It was a clear warm day in early June. I had just awakened to the steady muffled sound of the DeLaval milking machine coming out of the open milk house door. As I sprang out of bed, I could hear the milking machine shut off and the clang of the milk cans being put into the cooling tank in the milk house. Grandma had breakfast started in the kitchen and the smell of coffee and bacon was wafting up the open stairway to my bedroom.
Today was a special day. This was the first day of the haying season and the excitement was evident even in the adults in the family. There was something special about once again replenishing the stores of food for the cattle for the coming winter. In truth, haying season was the first unofficial recognition of summer finally arriving on the farm. Oh, there had been a lot of work preceding this day. There was the early spring work of field preparation for the planting of oats and corn, but that, more often than not, was done in the cold and damp and not so nice weather. But today was different. This was summer.
I knew that as soon as breakfast was done and a few more chores of necessity were completed, my uncle would bring out Bonnie and Clyde to get harnessed for the day’s work. I really don’t know why they were called Bonnie and Clyde, since they were both mares, but they were. Perhaps, it was a playful tip of the hat to the pair of outlaws who had added a bit of excitement to the otherwise somber and difficult days of the not-so-long-ago Depression. Of course, that was years past now, with the intervening years filled with the welding together of the national spirit and the sacrifice and heartache that was World War II. But that was then, this is now, and now was going to be a great day.
My uncle had spent the last couple of days mowing down a considerable portion of the ten-acre hayfield just north of the barn. Bonnie and Clyde pulled the four and half foot ground driven mower around the field at their own slow pace. No need to rush, they were going to be doing this all day, so why hurry? When that was done they would be hooked up to the three-bar side delivery hayrake and go around the field several more times rolling the hay in to a twisted rope called a windrow. Luckily, we were enjoying a run of clear dry weather, which allowed the hay to dry before we picked it up. When the hay was dumped in the barn in the haymow, it had to be very dry, or it would begin to decompose, heat up, and possibly cause a fire – something that a few of our neighbors had discovered much to their detriment a year or two earlier.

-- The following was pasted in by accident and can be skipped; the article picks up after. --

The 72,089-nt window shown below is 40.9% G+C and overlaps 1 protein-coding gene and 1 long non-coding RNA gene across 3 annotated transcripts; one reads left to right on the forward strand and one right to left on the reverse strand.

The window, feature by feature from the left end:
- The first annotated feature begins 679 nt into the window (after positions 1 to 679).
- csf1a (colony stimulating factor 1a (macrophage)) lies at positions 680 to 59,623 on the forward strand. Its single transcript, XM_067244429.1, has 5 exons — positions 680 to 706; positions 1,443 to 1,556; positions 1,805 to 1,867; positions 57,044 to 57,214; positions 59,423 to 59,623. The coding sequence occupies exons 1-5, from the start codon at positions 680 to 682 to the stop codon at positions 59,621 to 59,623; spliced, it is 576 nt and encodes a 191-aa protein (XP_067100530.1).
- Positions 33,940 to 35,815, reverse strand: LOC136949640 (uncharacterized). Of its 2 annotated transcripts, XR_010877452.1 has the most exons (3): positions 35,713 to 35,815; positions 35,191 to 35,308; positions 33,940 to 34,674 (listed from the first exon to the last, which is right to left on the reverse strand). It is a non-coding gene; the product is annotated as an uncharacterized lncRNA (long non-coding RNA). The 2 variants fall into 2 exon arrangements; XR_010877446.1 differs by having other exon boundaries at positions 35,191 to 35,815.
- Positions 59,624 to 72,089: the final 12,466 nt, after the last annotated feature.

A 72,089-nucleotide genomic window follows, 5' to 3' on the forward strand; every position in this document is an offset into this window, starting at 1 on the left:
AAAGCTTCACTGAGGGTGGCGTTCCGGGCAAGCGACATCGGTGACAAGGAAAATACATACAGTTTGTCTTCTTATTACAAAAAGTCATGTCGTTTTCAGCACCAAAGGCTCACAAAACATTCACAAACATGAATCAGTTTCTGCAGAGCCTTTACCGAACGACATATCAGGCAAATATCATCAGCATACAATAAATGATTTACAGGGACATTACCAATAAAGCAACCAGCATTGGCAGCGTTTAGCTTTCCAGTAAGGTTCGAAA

By the time that the horses were harnessed and hooked up to the wagon, the dew was gone and there was a slight breeze out of the west. The horses and wagon were driven around to the back of the barn and hooked up to the hay loader. This was essentially a moving elevator that when driven over the windrow would pick up the hay with a series of tines on a rotating drum and transfer it to a moving slatted ladder, which then loaded the hay into the wagon for transport. Unfortunately, the “loader” didn’t do much of the loading, except to bring the hay to the wagon from the ground. The loading part was done by someone standing in the wagon with a pitchfork and stacking the hay in the wagon. That’s where I came in. Since it was difficult to drive the horses down the row of hay and stack the hay coming up the loader at the same time, I got to drive the horses. Perhaps if Bonnie and Clyde had been a little more disciplined, I could possibly have been unneeded in this activity but, alas, they weren’t and because they were much more interested in heading for the barn than following the row, I had a job.